IPC_NAMESPACES(7) Linux Programmer's Manual IPC_NAMESPACES(7)
ipc_namespaces - overview of Linux IPC namespaces
IPC namespaces isolate certain IPC resources, namely, System V IPC objects (see sysvipc(7)) and (since Linux 2.6.30) POSIX message queues (see mq_overview(7)). The common characteristic of these IPC mechanisms is that IPC objects are identified by mechanisms other than filesystem pathnames. Each IPC namespace has its own set of System V IPC identifiers and its own POSIX message queue filesystem. Objects created in an IPC namespace are visible to all other processes that are members of that namespace, but are not visible to processes in other IPC namespaces. The following /proc interfaces are distinct in each IPC namespace: * The POSIX message queue interfaces in /proc/sys/fs/mqueue. * The System V IPC interfaces in /proc/sys/kernel, namely: msgmax, msgmnb, msgmni, sem, shmall, shmmax, shmmni, and shm_rmid_forced. * The System V IPC interfaces in /proc/sysvipc. When an IPC namespace is destroyed (i.e., when the last process that is a member of the namespace terminates), all IPC objects in the namespace are automatically destroyed. Use of IPC namespaces requires a kernel that is configured with the CONFIG_IPC_NS option.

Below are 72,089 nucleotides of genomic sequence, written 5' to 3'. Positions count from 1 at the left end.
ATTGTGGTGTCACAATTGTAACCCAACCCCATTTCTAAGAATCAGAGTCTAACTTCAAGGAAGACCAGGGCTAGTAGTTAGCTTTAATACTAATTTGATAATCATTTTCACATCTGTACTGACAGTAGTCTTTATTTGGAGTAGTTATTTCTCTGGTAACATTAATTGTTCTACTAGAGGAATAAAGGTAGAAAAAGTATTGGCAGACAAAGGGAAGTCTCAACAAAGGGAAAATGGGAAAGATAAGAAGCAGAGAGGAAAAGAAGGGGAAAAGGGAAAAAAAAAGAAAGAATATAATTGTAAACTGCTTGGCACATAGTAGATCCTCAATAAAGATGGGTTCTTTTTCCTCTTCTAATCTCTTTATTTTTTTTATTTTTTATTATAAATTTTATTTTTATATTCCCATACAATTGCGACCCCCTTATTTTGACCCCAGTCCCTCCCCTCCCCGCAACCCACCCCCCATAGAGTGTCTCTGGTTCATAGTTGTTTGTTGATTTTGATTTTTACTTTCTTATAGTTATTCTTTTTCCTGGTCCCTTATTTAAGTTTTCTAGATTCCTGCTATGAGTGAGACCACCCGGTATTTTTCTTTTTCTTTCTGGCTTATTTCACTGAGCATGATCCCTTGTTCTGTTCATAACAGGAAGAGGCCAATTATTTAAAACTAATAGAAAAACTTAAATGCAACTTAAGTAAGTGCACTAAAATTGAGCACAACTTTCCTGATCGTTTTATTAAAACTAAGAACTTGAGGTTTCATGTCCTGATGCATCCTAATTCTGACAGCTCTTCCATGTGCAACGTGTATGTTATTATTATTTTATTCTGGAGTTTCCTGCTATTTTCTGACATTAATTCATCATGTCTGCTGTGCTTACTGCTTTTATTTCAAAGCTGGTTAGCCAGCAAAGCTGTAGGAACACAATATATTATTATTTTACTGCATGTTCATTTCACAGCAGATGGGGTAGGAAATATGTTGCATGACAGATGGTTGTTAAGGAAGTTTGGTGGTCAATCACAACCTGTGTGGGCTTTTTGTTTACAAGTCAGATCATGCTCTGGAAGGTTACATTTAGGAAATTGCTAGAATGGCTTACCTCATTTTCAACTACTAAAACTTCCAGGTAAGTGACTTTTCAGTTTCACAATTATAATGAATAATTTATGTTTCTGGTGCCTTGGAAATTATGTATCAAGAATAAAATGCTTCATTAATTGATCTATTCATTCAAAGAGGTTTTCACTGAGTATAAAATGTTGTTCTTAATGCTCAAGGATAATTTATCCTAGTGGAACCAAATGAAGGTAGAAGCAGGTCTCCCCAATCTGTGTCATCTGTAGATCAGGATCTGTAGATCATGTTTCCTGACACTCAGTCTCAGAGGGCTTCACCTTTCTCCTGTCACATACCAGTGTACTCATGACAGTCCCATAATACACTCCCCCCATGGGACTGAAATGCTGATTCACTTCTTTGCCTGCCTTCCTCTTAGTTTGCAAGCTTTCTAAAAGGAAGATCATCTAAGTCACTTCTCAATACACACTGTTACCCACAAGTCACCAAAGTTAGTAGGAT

nsenter(1), unshare(1), clone(2), setns(2), unshare(2), mq_overview(7), namespaces(7), sysvipc(7)
This page is part of release 5.10 of the Linux man-pages project. A description of the project, information about reporting bugs, and the latest version of this page, can be found at https://www.kernel.org/doc/man-pages/. Linux 2019-08-02 IPC_NAMESPACES(7)
Pages that refer to this page: nsenter(1), unshare(1), clone(2), mq_overview(7), namespaces(7), sysvipc(7)
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